The development comes as a number of groups have been considering alternatives to Libor.

Bank of England Governor Mark Carney said earlier this month that Libor is no longer suitable. The central bank said in April that a swaps-industry working group had proposed replacing Libor in contracts with the Sterling Overnight Index Average, or Sonia, a near risk-free alternative derivatives reference rate that reflects bank and building societies’ overnight funding rates in the sterling unsecured market.

The bank had no further comment when contacted on Thursday.

Concerns have mounted in the euro area over Euribor, the benchmark interest rate for $180 trillion a year of intra-bank lending, as banks pull out of rate-setting panels in the wake of the Libor-rigging scandal. The European Central Bank acknowledges the shortcomings of the mechanism but wants the financial industry to take the lead in finding a solution.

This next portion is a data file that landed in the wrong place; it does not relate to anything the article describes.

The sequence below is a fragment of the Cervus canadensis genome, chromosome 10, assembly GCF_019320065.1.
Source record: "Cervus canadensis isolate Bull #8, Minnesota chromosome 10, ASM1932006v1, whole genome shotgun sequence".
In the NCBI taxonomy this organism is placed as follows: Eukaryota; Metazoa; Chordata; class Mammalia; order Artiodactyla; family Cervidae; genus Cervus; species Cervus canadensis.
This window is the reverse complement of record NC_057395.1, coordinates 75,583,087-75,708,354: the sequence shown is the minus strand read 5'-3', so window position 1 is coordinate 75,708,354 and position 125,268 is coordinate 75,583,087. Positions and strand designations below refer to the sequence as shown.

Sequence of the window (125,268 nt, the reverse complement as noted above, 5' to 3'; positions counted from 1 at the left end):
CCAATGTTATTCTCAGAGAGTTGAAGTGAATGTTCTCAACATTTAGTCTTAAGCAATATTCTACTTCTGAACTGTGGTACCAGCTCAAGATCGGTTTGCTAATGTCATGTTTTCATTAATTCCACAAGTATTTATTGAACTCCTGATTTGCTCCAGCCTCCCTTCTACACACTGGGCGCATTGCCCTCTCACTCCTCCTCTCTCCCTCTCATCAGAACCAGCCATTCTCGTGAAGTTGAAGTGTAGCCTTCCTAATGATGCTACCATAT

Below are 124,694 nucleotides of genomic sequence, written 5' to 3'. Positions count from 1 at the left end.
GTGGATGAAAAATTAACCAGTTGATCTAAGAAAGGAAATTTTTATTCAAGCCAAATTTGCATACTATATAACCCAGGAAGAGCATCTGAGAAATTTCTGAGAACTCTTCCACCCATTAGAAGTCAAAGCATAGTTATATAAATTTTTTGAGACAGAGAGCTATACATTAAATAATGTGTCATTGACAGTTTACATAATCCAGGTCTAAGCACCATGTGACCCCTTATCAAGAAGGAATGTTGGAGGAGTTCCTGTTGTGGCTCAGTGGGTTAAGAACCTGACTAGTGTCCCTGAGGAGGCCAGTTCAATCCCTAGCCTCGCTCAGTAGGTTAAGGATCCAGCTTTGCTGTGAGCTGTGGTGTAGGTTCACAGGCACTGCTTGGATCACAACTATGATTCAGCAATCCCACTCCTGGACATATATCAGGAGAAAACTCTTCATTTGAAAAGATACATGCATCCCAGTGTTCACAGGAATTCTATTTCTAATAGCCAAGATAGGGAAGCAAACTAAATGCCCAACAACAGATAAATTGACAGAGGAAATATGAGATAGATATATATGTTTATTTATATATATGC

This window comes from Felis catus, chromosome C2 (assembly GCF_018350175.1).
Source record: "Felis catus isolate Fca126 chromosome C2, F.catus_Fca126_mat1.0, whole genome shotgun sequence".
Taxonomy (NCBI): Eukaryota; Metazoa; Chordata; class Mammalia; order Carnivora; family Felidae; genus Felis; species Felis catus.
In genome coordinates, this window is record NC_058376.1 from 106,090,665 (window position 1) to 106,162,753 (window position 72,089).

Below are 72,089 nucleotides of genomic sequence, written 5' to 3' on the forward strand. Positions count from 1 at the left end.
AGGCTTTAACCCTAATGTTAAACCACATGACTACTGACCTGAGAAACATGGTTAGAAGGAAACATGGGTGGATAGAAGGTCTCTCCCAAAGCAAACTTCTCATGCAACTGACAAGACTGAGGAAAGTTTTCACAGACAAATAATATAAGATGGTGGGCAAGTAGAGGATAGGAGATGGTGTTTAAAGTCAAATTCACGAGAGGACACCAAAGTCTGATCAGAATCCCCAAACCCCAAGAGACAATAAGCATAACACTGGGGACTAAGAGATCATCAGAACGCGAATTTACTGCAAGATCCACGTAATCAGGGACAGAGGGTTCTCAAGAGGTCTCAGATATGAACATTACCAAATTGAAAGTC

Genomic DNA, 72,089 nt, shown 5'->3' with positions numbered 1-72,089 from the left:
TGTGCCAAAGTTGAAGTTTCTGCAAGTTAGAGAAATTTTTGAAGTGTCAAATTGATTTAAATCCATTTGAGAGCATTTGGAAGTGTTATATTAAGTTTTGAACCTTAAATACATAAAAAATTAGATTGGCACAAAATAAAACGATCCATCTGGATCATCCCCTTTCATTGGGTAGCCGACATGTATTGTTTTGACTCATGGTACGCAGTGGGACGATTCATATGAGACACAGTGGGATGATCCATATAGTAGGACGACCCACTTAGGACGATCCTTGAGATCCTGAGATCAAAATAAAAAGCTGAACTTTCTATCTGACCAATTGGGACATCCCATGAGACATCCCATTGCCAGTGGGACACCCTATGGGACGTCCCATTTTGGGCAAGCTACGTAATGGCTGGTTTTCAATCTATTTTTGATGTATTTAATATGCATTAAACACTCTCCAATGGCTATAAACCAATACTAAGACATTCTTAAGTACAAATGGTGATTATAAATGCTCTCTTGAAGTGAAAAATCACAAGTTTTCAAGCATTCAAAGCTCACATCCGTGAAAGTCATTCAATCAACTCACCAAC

In June, a U.S. government body, the Alternative Reference Rates Committee, recommended replacing Libor with a new, broad Treasuries repo rate, linked to the cost of borrowing cash secured against U.S. government debt.

Switzerland is replacing its own key swaps rate, TOIS, with a new benchmark on Dec. 29.

Asked whether this transition away from Libor should have happened earlier, Bailey said it would have been hard to predict five years ago that the world would still be in an environment of quantitative easing and low interest rates.

“I’m not criticizing the reforms, they were done with good intent and with a view that the market would return,” Bailey told Bloomberg. “We are where we are.”

(Updates with comments from interview with Bailey in seventh paragraph.)

--With assistance from Jill Ward and Paul Gordon

To contact the reporter on this story: Suzi Ring in London at sring5@bloomberg.net.

To contact the editors responsible for this story: Anthony Aarons at aaarons@bloomberg.net, Christopher Elser